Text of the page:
(He failed to mention how much he’s willing to take on around the house and in our lives. The busier we get, the more he’s willing to do. He is the prime example of a team player.)
How do you support Wendy with all that she takes on? I would like to think that I’m her backstop, and when stuff just seems too overwhelming, I can step in to give a different perspective (with a little humor). Other than that I will have to defer to her, only because I have no idea.
(He’s a good listener…when I want to talk. I tend to
keep stuff inside blog instead of just talking about what’s on my mind. But do you know what he really does that helps? When we’re getting ready for church, he gets the girls organized. All 3 of them – dressed, teeth brushed, hair brushed, the works – and then I get the bathroom to myself!!! He’s also really good about letting me take naps on the days he’s home. He does the girls’ nails — trimmed and painted, toes and fingers. Oh, and he folds laundry while watching football, does the dishes, cooks dinner a few nights a week, does the grocery shopping, and washes the cars. PLUS he likes to take the girls out for a date sometimes when I’m working, so the house is COMPLETELY quiet. I’ll keep him.)
Do I mind eating Gluten Free? Ahhh heck yeah I mind! I hate it. Don’t know how any of you do it.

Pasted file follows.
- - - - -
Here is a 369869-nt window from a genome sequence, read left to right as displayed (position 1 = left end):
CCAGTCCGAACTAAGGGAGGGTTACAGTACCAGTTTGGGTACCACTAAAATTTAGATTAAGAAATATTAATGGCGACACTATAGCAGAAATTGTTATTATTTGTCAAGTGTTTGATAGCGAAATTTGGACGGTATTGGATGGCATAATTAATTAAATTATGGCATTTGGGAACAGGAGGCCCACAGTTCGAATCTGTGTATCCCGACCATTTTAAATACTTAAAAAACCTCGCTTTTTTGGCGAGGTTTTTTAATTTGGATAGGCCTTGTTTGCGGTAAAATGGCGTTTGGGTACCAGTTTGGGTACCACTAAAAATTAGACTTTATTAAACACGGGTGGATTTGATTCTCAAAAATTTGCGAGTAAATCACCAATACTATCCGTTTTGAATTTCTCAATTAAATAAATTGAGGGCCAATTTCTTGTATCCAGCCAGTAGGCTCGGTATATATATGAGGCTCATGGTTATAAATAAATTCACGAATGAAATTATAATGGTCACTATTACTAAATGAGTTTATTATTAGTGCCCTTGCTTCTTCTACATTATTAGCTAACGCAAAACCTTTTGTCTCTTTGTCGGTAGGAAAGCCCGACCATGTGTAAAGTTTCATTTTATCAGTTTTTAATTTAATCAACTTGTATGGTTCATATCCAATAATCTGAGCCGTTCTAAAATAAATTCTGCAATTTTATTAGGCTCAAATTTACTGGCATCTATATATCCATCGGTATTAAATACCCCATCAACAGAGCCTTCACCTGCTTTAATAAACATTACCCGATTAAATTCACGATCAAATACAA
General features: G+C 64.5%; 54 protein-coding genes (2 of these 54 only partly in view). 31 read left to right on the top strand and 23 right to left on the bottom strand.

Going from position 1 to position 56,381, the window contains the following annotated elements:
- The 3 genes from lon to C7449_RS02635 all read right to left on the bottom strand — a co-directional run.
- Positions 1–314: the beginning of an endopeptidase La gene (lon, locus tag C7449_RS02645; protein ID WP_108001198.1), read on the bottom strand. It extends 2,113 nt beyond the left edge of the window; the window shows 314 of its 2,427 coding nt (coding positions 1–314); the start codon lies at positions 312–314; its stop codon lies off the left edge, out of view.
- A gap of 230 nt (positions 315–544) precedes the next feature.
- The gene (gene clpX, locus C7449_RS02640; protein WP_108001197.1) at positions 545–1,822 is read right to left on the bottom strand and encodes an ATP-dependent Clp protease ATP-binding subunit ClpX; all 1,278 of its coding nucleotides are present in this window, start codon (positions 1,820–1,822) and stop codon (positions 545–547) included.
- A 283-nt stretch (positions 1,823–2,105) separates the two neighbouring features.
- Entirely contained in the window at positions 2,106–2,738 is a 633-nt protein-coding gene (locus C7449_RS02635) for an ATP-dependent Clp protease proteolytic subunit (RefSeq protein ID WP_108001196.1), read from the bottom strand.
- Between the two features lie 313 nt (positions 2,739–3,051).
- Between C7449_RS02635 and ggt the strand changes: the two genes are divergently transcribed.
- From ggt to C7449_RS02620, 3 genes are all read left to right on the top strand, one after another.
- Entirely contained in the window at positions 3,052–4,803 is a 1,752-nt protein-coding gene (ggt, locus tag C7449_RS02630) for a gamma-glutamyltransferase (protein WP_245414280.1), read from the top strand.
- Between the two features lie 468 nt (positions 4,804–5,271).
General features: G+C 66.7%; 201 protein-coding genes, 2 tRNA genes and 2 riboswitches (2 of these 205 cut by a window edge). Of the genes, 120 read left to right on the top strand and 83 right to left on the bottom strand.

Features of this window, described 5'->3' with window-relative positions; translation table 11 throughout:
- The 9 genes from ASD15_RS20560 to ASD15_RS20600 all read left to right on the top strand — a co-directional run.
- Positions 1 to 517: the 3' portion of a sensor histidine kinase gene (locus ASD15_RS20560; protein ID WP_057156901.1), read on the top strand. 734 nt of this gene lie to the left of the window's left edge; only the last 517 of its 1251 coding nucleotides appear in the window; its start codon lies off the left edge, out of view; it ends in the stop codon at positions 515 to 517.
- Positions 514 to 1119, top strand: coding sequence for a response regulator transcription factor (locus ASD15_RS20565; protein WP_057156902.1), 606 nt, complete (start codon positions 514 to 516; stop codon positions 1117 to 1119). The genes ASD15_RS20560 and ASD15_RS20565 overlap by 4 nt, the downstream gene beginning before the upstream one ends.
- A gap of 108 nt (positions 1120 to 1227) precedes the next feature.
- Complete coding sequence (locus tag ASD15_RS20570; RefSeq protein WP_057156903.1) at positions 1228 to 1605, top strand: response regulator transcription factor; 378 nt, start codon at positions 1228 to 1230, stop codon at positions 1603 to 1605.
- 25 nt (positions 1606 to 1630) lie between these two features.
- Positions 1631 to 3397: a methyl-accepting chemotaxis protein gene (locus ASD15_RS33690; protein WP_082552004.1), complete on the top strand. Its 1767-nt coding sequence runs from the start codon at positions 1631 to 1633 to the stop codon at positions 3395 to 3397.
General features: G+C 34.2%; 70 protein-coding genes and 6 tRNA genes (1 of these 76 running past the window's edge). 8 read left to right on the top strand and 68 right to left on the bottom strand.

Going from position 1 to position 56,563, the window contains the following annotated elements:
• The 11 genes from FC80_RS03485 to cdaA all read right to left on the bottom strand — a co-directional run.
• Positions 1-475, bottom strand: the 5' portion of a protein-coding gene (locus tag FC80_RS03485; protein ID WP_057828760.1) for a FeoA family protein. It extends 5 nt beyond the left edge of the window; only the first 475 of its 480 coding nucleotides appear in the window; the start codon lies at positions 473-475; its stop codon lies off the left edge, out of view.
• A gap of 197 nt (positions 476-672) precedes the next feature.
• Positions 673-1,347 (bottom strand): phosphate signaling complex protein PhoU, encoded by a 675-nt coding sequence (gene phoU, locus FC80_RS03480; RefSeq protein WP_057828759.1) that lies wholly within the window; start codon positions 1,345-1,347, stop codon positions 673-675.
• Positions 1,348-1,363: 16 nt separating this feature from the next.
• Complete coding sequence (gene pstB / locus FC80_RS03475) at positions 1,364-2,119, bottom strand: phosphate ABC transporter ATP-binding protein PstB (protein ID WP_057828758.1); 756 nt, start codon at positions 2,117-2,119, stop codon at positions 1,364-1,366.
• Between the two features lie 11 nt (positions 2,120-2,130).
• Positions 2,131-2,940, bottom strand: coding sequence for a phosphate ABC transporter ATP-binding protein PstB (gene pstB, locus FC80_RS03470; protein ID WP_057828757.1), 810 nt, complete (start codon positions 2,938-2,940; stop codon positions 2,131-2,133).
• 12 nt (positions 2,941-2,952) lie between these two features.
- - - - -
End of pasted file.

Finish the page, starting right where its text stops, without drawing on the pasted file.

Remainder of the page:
(He doesn’t seem to mind the GF yummy treats I make. And, most of the time, he doesn’t mind the GF dinners I serve. But he hates eating out and having to worry about a GF menu. I don’t blame him. I hate it too.)
How does your view/feelings/outlook of diabetes differ from your wife’s? Well, I don’t look too far ahead. I take it as it comes, and I don’t sweat the small stuff. Far different than Wendy, who micromanages each day’s numbers, and knows what gluten free stuff she’ll need to make for school several weeks in advance.
Do you think your journey has been different than Wendy’s? A little. Wendy has poured her heart into Diabetes, and all the people she comes across. I just wanna make sure Sugar has everything she needs to live as normal as possible…even if it meant taking a job that paid me significantly less, and we had to move across the country for the health benefits.